Screwing with School Computers, by Liquid Bug

*** Screwing with School Computers ***

Hacking is all about information. To become a hacker you must learn everything you know
on your own or by listening to other hackers. Schools and what they call “education” has little
to do with learning. So this file is here to show you some truly productive things to do at

Most middle and high schools use Macintosh computers for 2 reasons. They’re easier to use
and harder to fuck up. Almost all school computers use some sort of security program. Here I
will discuss how to get around two popular security programs: FoolProof and At Ease. You can
probably use these methods on other programs as well.

– FoolProof: FoolProof is a program that locks up parts of the computer. It is run thru the
extention FoolProof INIT whenever the computer is started up. The first thing to try is to
hold SHIFT during startup to turn the extentions off. Sometimes this works. Sometimes it
doesn’t. If this does work, try to copy FoolProof onto a disk to use as an unlock disk if you
ever come to a computer where the extentions off method doesn’t work. If shift doesn’t work
there is a few other things you can do. If you just want to get into a locked folder just do a
FIND and search for a file you know is inside. Example: You want to get into the System folder.
Go to FIND and search for FINDER, a file you know is inside System Folder. It will bring you to
the Finder, inside the System Folder. From there you can use anything else inside. Sometimes
every single file inside the System Folder will also be locked and then this doesn’t work. If all
else fails you need to get an unlock disk. Here is how to make and use one:

1) Go to an old computer such as a Mac Classic and hold shift during start-up.
2) FoolProof should be turned off along with the extentions.
3) Copy FoolProof onto a disk
4) Take the disk to a locked computer
5) Run FoolProof off the disk
6) It’ll display some message asking you if you want to shut down to other version of
FoolProof running. Click YES.

If you can’t get to a computer where the extentions off method works tell a nice teacher that you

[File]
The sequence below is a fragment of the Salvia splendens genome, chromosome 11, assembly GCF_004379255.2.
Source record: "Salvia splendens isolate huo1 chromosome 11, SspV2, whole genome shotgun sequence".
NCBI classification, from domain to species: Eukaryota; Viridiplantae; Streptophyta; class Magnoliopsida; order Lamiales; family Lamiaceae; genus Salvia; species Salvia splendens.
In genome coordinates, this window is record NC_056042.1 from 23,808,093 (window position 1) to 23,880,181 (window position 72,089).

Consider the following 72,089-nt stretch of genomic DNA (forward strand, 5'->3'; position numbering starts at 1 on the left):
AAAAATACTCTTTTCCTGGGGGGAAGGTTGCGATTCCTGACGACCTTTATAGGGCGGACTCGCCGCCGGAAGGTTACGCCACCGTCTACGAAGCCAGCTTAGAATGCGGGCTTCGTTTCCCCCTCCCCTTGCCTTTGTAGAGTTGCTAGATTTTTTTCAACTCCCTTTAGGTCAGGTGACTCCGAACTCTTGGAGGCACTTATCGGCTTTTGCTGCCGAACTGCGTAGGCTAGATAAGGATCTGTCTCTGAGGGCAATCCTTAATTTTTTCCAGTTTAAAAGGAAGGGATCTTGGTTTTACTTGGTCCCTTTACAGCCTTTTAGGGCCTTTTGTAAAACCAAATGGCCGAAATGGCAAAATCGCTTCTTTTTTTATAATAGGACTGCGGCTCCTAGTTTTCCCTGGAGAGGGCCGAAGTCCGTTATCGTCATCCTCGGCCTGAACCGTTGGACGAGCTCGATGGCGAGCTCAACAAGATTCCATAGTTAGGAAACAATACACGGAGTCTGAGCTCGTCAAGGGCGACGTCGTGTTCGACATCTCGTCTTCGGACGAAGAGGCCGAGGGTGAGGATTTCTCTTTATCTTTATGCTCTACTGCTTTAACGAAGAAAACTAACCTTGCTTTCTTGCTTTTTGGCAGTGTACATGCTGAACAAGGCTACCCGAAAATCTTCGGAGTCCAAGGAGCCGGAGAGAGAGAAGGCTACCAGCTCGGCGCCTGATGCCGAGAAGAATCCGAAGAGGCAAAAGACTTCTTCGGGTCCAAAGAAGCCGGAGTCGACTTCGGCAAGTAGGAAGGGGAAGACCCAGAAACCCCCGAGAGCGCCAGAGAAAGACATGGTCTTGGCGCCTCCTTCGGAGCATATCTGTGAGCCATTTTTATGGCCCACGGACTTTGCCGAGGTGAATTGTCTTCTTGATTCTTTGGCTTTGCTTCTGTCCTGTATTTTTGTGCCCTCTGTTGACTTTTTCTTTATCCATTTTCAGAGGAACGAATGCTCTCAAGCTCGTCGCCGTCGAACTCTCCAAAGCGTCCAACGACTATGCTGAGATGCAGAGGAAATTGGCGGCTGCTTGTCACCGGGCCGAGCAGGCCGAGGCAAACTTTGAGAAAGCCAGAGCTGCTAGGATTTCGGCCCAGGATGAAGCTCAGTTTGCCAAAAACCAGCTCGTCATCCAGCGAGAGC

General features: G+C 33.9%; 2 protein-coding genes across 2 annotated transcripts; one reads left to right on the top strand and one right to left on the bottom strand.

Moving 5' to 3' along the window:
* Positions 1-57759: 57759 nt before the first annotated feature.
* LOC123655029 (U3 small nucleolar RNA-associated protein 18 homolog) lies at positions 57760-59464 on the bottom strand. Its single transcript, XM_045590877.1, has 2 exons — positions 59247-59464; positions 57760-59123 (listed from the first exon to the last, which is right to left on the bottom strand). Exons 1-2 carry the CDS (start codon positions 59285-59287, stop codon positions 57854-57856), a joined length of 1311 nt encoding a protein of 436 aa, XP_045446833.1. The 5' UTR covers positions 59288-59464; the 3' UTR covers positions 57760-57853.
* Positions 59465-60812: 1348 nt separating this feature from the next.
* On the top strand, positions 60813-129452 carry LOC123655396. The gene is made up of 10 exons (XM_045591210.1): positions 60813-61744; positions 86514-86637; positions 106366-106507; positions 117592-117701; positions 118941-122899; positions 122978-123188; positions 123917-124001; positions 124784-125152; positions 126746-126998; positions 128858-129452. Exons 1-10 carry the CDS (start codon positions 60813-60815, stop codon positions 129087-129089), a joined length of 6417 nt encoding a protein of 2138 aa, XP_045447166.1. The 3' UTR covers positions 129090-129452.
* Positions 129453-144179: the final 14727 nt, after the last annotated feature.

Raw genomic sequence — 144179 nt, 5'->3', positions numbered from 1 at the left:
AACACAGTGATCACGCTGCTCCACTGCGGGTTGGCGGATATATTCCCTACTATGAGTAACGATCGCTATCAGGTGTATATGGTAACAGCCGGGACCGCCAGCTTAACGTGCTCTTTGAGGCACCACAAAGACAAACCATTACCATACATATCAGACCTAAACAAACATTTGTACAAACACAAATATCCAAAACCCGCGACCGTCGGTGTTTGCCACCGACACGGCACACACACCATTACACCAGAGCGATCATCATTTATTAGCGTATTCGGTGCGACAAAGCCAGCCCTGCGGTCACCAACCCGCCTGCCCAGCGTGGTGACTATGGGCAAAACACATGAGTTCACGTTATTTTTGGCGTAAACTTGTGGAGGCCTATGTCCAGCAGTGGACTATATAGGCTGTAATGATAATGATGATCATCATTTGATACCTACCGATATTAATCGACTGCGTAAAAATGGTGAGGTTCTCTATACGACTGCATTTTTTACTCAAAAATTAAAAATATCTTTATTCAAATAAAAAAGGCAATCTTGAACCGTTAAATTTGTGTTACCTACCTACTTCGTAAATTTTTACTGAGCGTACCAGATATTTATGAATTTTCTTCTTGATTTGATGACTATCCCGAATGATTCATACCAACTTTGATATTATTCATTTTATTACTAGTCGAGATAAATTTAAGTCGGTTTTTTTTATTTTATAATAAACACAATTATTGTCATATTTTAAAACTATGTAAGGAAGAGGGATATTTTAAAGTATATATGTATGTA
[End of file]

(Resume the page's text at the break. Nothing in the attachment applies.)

need to move some files and you need FoolProof to be off. He should turn it off and when he
isn’t looking you can copy FoolProof to a disk.

– At Ease: At ease is a different Operating System than the Mac OS and it won’t let you out
unless you have the password. If you have a nack for guessing passwords try that. Do this: hold
COMMAND and hit the POWER key. You should get a box with a little > prompt. Type G FINDER to
get back to the finder. If this doesn’t work run as many applications as you can to clog up
memory. You should soon get a message saying “Not enough memory to run this application, would
you like to close At Ease?” Click yes (no, really?).

Things to do to a computer once its unlocked:
– Change the colors: Go into Control Panel and change the colors of everything. It should
annoy sysadmins a bit.

– Change the font: Change the main font to Zaft Dingbats or Symbol so no one can read the
titles to things.

– Change icons: Change the names and pictures of a bunch of icons

– Put messages in StartUp items: Type a message and put it into the Startup Items menu.

– Shut down on StartUp: Go to Apple Menu Items and get the Shut Down item. Put it into the
StartUp itmes folder. Gee, I wonder what that would do?

– Relock: If you can get a version of FoolProof with no password assigned put it into use
with a different password so teachers will be locked out of their comptuers.

There are bajillions of other cool tricks you could do, so just play around. Remember: